Minority Business
The Competitive Advantage

October 2, 2006
Print
Text Size:
A A

Who you know: It's a time-honored business-to-business tradition that works as well as the "word of mouth" approach to marketing — or not. In fact such B-to-B practices limit the practioners to a very small universe of clients and providers, a practice often more costly than the work of research based on product quality and pricing. The limitation especially has excluded the wide world of minority businesses and businesses owned by women. The national celebration of Minority Business Month which begins today and its tribute in the metro area offers business owners opportunity to climb out of the box.

Grand Rapids Area Chamber of Commerce, the first business group to launch such historic programs as the Institute for Healing Racism, is celebrating 25 years of Minority Business programming, and candidly confesses the first several years of inclusion were more akin to talking rather than "walking" the talk. Not far different from the three levels of national business participation, as identified by the GRACC keynote speaker this week, Luke Visconti. In a recent online interview with Business Week, Visconti said, "Apart from a very few companies, diversity is being handled in a very loose way. It's not being handled as part of a strategy or in a very disciplined way, and that's why you're seeing the problems. There are three levels, and the largest [group is at] zero. At 20 percent of companies, they believe in diversity as the right thing to do, and that has nothing to do with business. The right thing to do isn't a compelling reason, for the most part. For 5 percent of companies, they understand it's the right thing to do for business; it's a competitive advantage."

And that's the point the national tribute underscores.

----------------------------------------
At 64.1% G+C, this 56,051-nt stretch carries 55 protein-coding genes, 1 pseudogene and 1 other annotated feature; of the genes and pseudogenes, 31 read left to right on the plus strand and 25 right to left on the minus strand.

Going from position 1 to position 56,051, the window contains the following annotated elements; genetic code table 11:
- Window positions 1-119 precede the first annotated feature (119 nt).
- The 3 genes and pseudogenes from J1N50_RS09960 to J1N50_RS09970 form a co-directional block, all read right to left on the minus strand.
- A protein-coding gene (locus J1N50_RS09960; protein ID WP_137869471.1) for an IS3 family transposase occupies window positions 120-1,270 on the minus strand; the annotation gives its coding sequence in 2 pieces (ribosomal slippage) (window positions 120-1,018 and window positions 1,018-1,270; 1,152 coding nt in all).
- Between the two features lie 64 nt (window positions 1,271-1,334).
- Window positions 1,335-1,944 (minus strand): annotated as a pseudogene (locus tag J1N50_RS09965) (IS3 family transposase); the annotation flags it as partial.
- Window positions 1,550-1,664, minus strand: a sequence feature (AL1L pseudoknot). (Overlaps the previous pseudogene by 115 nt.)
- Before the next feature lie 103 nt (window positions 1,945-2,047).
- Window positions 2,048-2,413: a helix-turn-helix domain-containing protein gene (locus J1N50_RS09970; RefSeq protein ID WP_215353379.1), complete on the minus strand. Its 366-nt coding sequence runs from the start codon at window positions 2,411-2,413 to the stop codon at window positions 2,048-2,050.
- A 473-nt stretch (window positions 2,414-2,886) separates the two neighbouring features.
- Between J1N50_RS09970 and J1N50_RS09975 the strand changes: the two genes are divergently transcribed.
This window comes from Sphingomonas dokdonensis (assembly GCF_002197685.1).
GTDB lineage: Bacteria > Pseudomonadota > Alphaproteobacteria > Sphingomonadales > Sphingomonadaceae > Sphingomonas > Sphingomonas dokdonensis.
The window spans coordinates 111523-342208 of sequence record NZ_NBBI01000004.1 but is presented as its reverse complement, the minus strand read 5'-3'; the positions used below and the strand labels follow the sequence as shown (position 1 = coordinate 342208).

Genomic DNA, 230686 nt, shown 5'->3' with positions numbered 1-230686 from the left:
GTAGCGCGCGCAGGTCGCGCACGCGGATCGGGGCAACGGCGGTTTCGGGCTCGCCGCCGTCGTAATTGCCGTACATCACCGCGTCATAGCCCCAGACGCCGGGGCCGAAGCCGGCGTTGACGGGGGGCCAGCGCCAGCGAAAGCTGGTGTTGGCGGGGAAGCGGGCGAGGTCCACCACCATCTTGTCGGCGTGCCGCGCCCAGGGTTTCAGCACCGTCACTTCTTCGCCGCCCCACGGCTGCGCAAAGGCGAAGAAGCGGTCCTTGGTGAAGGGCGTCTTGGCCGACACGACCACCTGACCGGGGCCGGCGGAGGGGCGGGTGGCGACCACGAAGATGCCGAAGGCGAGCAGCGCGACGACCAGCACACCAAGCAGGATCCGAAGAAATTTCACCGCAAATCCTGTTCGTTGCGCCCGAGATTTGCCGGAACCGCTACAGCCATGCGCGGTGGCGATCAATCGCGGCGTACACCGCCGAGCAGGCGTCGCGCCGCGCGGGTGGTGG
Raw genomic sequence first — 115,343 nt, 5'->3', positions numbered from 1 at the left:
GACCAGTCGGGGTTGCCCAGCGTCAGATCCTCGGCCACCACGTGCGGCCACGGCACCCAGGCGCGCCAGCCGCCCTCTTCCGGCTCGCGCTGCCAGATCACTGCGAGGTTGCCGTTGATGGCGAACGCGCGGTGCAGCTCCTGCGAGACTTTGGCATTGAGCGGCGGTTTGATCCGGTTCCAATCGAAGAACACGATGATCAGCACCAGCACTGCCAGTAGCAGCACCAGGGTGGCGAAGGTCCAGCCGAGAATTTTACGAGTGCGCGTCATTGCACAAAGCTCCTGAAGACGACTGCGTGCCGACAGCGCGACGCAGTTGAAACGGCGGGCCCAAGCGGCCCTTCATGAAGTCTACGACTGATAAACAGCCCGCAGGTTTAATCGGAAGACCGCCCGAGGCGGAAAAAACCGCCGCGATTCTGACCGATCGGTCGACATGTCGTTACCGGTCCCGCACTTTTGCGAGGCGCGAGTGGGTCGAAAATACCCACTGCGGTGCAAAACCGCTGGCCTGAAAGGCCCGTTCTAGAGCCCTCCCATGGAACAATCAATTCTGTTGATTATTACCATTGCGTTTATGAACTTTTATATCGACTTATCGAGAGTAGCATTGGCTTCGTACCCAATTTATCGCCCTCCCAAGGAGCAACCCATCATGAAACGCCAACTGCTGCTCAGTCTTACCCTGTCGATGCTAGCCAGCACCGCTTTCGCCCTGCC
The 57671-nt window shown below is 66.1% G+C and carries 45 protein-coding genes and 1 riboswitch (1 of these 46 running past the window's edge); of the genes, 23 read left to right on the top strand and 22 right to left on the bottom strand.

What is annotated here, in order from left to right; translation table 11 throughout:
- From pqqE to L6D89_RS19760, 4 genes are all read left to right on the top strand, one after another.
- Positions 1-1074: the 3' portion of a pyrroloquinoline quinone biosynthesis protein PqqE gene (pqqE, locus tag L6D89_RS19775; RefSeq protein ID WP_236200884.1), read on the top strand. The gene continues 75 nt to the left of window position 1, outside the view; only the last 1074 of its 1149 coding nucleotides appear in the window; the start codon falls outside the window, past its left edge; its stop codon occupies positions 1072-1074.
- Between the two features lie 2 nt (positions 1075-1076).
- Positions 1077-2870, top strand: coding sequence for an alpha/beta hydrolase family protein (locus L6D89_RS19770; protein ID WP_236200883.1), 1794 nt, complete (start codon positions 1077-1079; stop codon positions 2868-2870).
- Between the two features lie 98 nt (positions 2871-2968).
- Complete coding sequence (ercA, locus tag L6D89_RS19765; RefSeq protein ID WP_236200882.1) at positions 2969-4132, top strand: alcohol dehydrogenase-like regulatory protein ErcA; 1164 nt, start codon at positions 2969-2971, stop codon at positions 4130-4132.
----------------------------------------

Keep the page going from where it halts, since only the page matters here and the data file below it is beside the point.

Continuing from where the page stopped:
Another long B-to-B tradition is that of mentoring, and it is that aspect of minority business advocacy that is regarded as the most important in growing West Michigan companies. Nolan Groce, GRCC 1998 Minority Businessperson of the Year, notes in this week's Minority Business supplement, "I've had lots of people who have stepped up and helped me over the years as mentors. Mentors will lend you a hand. You can go to lunch and talk to them and ask questions like 'How would you …?' or 'How did you …?' That can be a much bigger asset than a dollar amount."

Groce even suggests that tax credits be awarded to businesses initiating such business-to-business practices: "That way, they are encouraging a majority of firms to get involved by giving out training and knowledge, which will more effectively build up their supplier base. If that happens, the government wins, because those people start paying taxes. … It would be a situation where everybody benefits, from the company to the supplier to the federal government."

Is it necessary, or have programs like national Minority Business Month guided companies slowly into the realization that good business practices in the "flat world" are inclusive, and rewarded with profit gains? Visconti says he still awaits the dawn: "Companies aren't treating this subject with the same seriousness as they treat accountancy."

Looming labor force shortages underscore the fact that business can't afford to ignore the burgeoning minority and woman-owned business sectors. Then again, decades of partnering among those in the minority business sector could become ensconced in the easy, but less profitable tradition of doing business with who they know.    

Editor's Picks

Comments powered by Disqus